Is UTOPIA by Kosta Nikas the world's most pirated short film?


Could the narrative short film UTOPIA by award winning Greek Australian director Kosta Nikas be the world's most pirated short film? 

There has been a mad rush by internet users to translate and subtitle it in their own language; a phenomenon typically seen for feature films, not short films!

Utopia grade 240619

Shot in 2016 and released in 2019, Utopia was officially selected by Omeleto, one of the world’s largest platforms, for its online world premiere on March 2021 where a year later, March 2022, it has clocked up close to a million views.

Utopia constructs a fascinating world that seems only a few steps removed from our phone-saturated society, telling its cautionary tale in an ironically jaunty way,” reads a statement by Omeleto.

Home of the next generation of great filmmakers: Sundance winners, Oscar nominees and critically-acclaimed filmmakers from every genre; Omeleto boasts over 5 million subscribers across its social media platforms, with tens of millions of viewers each month.

“After we completed our  international festival circuit run, we were pleasantly surprised by its selection from Omeleto and happily signed a deal to share it online with film enthusiasts around the world,” says writer-director Kosta Nikas.

‘Utopia’ has taken out two international awards  – Best International Narrative Short at the Santa Fe Independent Film Festival and Best Short Film (Comedy) at the Toronto Shorts International Film Festival, screened also at the Athens International Film Festival, Greece whilst also receiving an Orpheus award nomination for Best Short Film at the Los Angeles Greek Film Festival.

The award winning film  also received an invitation to screen at the world’s prestigious UTOPIALES sci-fi festival in France as one of the 35 best sci-fi short films for its 2020 programming.

The 878,065 official views it has clocked up on youtube to date are only half the story. It is estimated that the total views  are closer to 2 million, after an army of internet users,  started pirating the movie, adding subtitles in their own language and sharing it across all manner of facebook and social media groups.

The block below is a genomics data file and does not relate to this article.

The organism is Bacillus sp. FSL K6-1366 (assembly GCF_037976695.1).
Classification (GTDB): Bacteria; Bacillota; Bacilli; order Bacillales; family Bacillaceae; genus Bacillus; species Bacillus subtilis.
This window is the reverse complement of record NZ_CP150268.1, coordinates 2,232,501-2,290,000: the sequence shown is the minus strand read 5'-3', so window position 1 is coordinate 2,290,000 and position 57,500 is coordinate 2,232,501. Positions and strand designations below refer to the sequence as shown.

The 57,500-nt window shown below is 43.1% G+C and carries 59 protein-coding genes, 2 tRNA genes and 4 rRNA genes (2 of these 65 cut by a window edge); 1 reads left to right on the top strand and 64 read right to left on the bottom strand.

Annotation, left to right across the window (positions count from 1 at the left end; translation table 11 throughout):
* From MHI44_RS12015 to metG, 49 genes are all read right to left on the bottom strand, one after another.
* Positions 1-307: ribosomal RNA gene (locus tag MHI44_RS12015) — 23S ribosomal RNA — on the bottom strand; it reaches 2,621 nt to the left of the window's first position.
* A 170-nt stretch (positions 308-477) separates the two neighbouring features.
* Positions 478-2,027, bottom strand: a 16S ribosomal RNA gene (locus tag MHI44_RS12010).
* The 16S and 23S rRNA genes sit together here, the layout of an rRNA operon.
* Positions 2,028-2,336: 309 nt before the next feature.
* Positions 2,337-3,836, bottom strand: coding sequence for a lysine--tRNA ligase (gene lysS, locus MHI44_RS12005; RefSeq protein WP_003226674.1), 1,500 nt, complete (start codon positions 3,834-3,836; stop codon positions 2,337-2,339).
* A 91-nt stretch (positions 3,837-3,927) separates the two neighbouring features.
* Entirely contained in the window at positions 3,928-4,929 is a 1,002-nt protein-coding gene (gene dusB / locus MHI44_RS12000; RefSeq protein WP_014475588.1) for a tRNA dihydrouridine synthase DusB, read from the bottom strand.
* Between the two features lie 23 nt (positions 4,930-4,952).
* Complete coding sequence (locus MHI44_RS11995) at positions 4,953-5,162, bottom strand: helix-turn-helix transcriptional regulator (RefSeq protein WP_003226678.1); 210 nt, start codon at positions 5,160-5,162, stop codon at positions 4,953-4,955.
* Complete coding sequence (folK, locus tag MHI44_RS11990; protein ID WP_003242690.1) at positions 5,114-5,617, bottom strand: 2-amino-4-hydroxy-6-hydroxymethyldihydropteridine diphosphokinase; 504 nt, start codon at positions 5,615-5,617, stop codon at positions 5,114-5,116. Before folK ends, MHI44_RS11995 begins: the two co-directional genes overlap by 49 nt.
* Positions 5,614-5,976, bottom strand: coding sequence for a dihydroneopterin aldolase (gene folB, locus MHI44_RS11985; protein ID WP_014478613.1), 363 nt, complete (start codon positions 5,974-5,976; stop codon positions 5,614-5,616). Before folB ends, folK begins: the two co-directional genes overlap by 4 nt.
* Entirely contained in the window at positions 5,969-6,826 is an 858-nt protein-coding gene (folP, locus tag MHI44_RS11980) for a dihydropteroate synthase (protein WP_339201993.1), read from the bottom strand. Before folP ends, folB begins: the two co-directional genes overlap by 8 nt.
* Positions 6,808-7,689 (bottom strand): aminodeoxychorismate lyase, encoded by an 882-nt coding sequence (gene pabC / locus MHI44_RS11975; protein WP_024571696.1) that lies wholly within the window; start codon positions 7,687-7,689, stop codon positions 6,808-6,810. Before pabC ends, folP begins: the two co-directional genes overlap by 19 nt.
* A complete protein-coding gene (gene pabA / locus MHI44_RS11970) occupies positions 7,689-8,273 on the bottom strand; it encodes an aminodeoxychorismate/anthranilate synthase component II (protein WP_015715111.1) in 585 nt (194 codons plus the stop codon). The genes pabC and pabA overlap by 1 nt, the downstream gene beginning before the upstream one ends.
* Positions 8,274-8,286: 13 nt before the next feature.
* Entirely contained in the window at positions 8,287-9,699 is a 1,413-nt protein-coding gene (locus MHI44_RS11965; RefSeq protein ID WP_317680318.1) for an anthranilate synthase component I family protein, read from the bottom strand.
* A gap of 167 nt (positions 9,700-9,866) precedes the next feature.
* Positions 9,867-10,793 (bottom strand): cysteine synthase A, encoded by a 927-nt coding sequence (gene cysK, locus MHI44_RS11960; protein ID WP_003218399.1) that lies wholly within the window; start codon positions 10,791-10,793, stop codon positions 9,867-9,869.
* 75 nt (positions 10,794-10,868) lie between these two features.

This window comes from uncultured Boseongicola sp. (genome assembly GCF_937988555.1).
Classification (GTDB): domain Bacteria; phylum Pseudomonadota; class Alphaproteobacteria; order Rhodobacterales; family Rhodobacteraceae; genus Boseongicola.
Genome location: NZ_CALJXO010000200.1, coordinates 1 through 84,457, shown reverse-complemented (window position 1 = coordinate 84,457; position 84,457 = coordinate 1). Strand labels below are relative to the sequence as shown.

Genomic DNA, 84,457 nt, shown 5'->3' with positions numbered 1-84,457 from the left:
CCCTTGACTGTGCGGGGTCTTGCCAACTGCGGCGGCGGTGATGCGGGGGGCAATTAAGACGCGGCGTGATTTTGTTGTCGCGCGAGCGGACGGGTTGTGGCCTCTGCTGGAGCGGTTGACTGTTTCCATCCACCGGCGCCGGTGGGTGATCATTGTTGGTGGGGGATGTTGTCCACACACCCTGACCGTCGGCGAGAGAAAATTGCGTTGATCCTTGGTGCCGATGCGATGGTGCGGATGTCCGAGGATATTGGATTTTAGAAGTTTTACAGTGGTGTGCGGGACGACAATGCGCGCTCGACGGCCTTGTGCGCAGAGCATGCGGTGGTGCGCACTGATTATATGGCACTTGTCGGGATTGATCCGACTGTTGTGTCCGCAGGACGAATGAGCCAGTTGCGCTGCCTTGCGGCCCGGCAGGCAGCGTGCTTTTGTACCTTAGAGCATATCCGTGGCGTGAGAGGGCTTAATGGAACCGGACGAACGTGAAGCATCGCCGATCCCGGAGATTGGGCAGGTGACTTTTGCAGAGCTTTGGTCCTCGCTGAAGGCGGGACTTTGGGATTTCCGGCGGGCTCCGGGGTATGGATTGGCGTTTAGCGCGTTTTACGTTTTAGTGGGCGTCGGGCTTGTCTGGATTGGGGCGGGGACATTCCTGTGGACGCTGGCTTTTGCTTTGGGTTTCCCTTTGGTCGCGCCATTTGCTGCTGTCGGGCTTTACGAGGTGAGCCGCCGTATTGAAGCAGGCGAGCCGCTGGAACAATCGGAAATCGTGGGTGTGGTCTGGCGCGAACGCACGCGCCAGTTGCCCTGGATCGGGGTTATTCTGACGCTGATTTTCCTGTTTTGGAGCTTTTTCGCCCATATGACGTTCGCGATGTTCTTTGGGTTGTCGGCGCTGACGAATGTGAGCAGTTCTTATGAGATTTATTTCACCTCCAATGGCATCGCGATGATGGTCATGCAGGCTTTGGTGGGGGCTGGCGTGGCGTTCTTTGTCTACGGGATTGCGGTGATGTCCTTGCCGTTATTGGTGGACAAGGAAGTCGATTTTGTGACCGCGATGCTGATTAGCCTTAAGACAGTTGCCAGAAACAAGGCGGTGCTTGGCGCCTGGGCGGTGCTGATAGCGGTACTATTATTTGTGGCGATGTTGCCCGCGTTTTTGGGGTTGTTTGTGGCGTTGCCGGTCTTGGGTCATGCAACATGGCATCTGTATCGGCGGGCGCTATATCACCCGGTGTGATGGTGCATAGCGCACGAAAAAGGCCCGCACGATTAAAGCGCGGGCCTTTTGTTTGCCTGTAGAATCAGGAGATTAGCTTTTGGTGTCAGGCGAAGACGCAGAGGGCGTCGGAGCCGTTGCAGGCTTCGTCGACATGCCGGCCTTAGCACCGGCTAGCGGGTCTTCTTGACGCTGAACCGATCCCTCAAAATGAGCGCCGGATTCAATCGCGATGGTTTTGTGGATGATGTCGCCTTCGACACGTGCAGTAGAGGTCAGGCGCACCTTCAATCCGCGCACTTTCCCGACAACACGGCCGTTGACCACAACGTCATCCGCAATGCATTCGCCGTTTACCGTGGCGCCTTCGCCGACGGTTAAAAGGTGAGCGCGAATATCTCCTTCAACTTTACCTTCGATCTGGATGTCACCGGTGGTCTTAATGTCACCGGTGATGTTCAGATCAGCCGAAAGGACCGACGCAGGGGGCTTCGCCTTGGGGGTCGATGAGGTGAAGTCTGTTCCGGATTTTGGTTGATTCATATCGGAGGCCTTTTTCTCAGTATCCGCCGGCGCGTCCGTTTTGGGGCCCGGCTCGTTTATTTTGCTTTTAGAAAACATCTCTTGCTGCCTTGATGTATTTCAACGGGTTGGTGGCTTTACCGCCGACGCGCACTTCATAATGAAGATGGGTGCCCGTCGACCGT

"It's been an amazing phenomenon to observe. Awkward but flattering at the same time. I don't mind them 'stealing' it; after all we make movies so people can watch them," says Nikas.

"People are actually spending time, money and resources to dub or add subtitles, in their own language and then distribute it." adds the filmmaker.

Utopia has been pirated in French, Greek, Italian, Portuguese, Spanish Serbian, Russian, Croatian, Romanian and Japanese to mention a few; an uncommon phenomenon  in the short film sector but rather something you see with feature films.

"I think it's struck a nerve with people due to the timing with the pandemic, even though I shot it in 2016; completed it exactly a year before the covid-19 outbreak." adds writer-director Kosta Nikas.

Today, through mobile technology, WE are each other’s ‘Big Brother’, each other’s surveillance and snitches! ” explains Kosta Nikas.

Interestingly, Utopia has been published as an educational resource on the website of the UK's prestigious The Times Educational Supplement which connects to 13 million educators globally.

Unlike other dystopian stories where the Government is ‘Big Brother’ engaging in control and power via a vertical hierarchical relationship with its citizens, Nikas explored a 'horizontal' relationship instead, ie. citizen - vs- citizen.

Today, through mobile technology, WE are each other’s ‘Big Brother’, each other’s surveillance and snitches! ” explains Nikas.

“In ‘Utopia’ I take it a step further by showing that citizens are incentivised to be complicit with the State, through a commission payment system.  This is a far more dangerous society, where we are our own enemy."

You can fight an external enemy, but how do you fight yourself?


UTOPIA: Viewership to date, of some of the pirated copies* :

French pirated copy: 502,000
Portuguese pirated copy: 27,252
Greek pirated copy 1: 225,000
Greek pirated copy 2: 13,000
Russian pirated copy: 22,470

Japanese pirated copy: 62,000

* Greek City Times has verified the numbers, but will not publish the links to the pirated versions of the film. We encourage viewers to instead visit the official Omeleto channel on youtube: